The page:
Upon viewing the timeless classic, A Man for All Seasons, members of Movies on Chatham were mesmerized by the superior acting performances of Paul Scofield as Sir Thomas More, Orson Welles as Cardinal Wolsey, and Robert Shaw as King Henry VIII. This film does not need elaborate visual effects, for the acting shines like a sparkling piece of diamond jewelry worn on its own and not clashing with too many other pieces. Continue reading Movies on Chatham’s Introduction to A Man for All Seasons→
My task as director is not just to provide a nice evening’s entertainment. The most important thing is to make people think.
— Andrej Wajda, Academy Award Tribute
The Horrors of Nazism and the Tragedies of Communism
Our movie this month, Ashes and Diamonds (1958), brings the horrors of Nazism and the tragedies of Communism to the screen. The story takes place over a twelve-hour period in Poland at the end of World War II. It is about a young Polish soldier who is ordered to assassinate a high-ranking Communist figure. Drama, irony, romance, and unexpected twists give the viewers a thought-provoking experience. Continue reading Ashes and Diamonds: Will There Remain Among the Ashes a Star-Like Diamond→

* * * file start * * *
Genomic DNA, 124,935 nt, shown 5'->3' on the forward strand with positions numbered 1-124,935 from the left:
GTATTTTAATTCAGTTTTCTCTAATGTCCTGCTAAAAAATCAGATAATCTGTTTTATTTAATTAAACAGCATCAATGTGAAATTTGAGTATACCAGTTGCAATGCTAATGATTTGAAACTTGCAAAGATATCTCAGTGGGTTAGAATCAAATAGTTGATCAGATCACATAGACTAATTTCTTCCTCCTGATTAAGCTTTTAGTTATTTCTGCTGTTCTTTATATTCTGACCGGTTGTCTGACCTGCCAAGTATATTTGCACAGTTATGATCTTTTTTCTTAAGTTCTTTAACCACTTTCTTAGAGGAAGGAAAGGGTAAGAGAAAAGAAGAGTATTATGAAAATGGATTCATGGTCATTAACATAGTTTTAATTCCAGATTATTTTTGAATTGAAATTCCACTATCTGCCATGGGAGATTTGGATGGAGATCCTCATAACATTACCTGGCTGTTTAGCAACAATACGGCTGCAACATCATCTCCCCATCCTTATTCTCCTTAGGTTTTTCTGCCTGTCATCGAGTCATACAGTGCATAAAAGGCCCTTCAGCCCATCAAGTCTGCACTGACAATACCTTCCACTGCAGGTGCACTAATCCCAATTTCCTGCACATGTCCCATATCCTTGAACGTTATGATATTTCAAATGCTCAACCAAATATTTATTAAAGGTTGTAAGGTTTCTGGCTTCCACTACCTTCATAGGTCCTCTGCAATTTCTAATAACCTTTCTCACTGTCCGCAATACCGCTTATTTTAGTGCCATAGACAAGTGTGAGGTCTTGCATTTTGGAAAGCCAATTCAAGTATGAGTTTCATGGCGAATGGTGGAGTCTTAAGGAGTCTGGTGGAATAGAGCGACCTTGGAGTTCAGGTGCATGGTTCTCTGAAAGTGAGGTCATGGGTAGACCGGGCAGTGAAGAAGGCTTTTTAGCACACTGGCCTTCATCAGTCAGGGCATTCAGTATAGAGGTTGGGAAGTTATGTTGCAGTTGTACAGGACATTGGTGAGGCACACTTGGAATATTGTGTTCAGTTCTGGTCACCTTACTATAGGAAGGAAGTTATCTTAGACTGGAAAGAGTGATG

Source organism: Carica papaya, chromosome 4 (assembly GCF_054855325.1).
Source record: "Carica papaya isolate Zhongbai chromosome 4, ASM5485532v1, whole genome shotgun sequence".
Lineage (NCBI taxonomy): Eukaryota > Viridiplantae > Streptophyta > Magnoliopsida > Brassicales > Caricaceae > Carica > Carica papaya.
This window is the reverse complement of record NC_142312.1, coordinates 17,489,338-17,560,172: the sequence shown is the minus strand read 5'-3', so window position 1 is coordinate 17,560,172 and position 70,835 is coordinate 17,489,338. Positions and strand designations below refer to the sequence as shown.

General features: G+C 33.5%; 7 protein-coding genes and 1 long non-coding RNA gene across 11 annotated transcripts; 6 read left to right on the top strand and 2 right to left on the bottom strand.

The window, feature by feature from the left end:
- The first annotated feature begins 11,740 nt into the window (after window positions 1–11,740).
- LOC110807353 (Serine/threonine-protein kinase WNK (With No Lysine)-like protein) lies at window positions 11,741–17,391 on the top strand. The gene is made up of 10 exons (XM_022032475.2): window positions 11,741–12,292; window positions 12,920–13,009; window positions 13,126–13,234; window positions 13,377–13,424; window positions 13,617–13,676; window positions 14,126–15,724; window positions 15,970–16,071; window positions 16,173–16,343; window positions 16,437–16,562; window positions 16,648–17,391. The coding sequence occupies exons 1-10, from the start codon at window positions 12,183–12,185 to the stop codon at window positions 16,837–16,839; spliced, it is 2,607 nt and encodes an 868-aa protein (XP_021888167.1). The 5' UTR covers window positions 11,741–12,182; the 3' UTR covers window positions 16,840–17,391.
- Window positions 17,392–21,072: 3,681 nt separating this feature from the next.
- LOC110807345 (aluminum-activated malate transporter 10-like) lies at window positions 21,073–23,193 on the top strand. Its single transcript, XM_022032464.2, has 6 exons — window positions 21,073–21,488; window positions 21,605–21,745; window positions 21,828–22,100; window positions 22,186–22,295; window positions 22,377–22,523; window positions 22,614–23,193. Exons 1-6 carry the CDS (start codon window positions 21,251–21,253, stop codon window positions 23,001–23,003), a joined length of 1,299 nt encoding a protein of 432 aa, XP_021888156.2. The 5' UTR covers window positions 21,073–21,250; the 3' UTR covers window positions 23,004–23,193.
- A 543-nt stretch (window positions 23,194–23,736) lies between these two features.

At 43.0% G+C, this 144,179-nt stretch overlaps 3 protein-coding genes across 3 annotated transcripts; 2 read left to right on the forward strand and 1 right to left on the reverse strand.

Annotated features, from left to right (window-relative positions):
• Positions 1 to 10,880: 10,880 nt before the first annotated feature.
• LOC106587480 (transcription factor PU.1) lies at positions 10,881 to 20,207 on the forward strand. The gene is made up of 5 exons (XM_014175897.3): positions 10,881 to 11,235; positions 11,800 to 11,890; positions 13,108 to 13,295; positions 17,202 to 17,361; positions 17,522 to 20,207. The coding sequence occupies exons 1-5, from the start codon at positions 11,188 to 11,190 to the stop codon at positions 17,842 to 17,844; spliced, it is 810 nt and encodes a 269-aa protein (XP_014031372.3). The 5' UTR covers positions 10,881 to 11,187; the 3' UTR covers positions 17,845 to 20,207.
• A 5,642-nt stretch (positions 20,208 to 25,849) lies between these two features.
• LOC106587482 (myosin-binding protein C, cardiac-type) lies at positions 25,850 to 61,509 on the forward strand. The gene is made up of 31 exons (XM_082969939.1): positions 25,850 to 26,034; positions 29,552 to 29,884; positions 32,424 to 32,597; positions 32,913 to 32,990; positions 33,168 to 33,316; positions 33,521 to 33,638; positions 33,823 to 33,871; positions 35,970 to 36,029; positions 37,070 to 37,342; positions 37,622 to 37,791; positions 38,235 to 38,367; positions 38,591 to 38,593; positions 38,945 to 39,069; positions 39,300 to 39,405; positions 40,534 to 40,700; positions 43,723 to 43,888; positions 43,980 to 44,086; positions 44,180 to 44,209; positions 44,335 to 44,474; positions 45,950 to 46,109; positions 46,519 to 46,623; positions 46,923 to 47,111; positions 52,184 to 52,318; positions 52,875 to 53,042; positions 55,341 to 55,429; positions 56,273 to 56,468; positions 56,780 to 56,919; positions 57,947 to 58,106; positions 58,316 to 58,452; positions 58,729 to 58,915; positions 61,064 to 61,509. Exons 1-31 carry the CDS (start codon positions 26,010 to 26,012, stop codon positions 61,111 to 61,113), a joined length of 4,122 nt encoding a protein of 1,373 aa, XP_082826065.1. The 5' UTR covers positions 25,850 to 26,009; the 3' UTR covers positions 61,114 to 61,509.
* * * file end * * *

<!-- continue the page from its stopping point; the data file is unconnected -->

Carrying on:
Ashes and Diamonds (1958) is the third among a trilogy of war films that spurred Steven Spielberg to write a passionate letter to the Academy of Motion Picture Arts and Sciences recommending its Polish director, Andrzej Wajda, for an Honorary Oscar. Wajda was awarded that Oscar in 2000.
Born in Poland on March 6, 1926, events leading to World War II and the war itself shaped Wajda’s formative years. The aftermath of the War also heavily influenced his film-making career, working under a Communist regime where censorship limited creative production. Since censors paid attention more to dialog than images, Wajda slyly filmed his movies accordingly.
As an example, the end of Ashes and Diamonds shows the hero dying in a waste disposal landfill site. Wajda informed the censors that this scene could be translated as “whoever raises his hand against People’s Poland will end up on the rubbish heap of history.” However, Polish audiences interpreted the scene in a different light.
A workaholic, Wajda has been prolific in making films, TV programs, and stage productions in an active career that has spanned from the 1950’s to his most recent film, Walesa, A Man of Hope, released in 2012.
On directing movies, in Wajda’s own words (1998):